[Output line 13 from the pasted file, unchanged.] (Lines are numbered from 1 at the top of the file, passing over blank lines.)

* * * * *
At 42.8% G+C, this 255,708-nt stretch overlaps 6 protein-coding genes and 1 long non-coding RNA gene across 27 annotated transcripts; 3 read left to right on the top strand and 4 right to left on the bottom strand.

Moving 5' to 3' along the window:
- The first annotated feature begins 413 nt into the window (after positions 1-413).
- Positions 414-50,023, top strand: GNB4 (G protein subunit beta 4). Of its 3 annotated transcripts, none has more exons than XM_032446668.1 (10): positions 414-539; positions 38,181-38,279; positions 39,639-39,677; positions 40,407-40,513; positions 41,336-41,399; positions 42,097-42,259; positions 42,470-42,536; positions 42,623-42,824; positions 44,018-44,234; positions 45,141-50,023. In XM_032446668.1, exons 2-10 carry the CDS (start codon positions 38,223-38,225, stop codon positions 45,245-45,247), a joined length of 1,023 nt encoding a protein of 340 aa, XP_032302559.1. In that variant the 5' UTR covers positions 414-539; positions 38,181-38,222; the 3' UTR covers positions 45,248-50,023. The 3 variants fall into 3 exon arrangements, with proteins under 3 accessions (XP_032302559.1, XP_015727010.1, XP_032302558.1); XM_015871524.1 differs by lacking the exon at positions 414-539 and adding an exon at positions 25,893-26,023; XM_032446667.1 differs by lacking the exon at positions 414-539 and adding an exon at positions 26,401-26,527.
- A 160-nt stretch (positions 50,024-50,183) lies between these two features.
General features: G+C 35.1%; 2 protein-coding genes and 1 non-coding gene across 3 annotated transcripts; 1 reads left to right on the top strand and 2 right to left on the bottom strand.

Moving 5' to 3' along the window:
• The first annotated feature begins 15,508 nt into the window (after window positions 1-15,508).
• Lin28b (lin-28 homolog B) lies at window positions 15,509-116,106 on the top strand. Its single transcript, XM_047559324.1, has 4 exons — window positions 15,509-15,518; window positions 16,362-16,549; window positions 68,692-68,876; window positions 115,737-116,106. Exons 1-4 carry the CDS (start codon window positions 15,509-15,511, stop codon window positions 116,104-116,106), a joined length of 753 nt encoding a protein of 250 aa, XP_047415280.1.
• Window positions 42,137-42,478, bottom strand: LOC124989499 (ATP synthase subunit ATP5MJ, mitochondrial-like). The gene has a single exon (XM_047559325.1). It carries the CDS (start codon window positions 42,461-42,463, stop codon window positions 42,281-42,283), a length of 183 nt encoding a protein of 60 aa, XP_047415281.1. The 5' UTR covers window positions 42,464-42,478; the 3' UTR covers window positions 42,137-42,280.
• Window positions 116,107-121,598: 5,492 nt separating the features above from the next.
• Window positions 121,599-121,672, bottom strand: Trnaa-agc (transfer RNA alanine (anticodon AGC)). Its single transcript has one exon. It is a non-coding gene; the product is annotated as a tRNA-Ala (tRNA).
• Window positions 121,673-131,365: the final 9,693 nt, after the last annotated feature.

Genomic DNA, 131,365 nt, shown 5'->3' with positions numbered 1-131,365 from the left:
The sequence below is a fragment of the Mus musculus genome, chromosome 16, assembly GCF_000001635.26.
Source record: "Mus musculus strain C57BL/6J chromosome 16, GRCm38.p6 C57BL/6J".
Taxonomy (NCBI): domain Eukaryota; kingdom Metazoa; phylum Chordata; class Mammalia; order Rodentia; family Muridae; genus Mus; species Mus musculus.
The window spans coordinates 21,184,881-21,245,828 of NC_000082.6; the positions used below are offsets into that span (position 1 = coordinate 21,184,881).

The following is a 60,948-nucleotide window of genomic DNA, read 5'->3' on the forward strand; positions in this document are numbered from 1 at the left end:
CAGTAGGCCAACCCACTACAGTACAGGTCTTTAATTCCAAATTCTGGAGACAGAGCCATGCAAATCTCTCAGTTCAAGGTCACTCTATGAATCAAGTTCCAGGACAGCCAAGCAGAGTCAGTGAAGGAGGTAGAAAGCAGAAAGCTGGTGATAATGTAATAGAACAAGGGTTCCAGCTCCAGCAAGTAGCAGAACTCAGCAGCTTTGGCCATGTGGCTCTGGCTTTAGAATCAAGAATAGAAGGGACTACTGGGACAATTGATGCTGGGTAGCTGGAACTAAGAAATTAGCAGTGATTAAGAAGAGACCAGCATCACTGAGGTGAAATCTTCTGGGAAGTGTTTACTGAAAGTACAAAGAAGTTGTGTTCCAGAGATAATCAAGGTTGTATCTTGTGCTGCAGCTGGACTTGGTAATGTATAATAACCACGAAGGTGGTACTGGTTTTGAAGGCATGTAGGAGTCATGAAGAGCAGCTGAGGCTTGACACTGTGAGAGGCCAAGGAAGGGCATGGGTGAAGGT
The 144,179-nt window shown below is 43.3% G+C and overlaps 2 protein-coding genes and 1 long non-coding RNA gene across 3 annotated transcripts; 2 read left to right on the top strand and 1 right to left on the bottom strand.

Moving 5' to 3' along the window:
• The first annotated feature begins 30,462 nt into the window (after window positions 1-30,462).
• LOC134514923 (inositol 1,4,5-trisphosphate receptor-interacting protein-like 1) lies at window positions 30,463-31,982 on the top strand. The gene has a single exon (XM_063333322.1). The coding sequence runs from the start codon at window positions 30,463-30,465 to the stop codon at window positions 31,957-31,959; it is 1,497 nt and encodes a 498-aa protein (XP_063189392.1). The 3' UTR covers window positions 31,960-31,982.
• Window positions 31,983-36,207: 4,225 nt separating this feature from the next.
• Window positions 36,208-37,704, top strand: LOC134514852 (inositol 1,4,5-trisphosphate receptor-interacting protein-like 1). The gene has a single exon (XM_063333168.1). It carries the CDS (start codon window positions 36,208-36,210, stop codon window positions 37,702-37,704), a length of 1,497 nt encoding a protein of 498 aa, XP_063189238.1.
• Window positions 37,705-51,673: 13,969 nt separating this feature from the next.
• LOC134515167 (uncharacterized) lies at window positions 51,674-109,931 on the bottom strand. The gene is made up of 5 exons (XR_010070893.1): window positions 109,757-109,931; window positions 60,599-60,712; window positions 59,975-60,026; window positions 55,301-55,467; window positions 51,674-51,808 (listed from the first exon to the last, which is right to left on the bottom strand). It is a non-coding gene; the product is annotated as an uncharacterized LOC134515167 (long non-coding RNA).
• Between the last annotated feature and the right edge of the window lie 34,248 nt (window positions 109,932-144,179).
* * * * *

• Window positions 121,673-131,365: the final 9,693 nt, after the last annotated feature.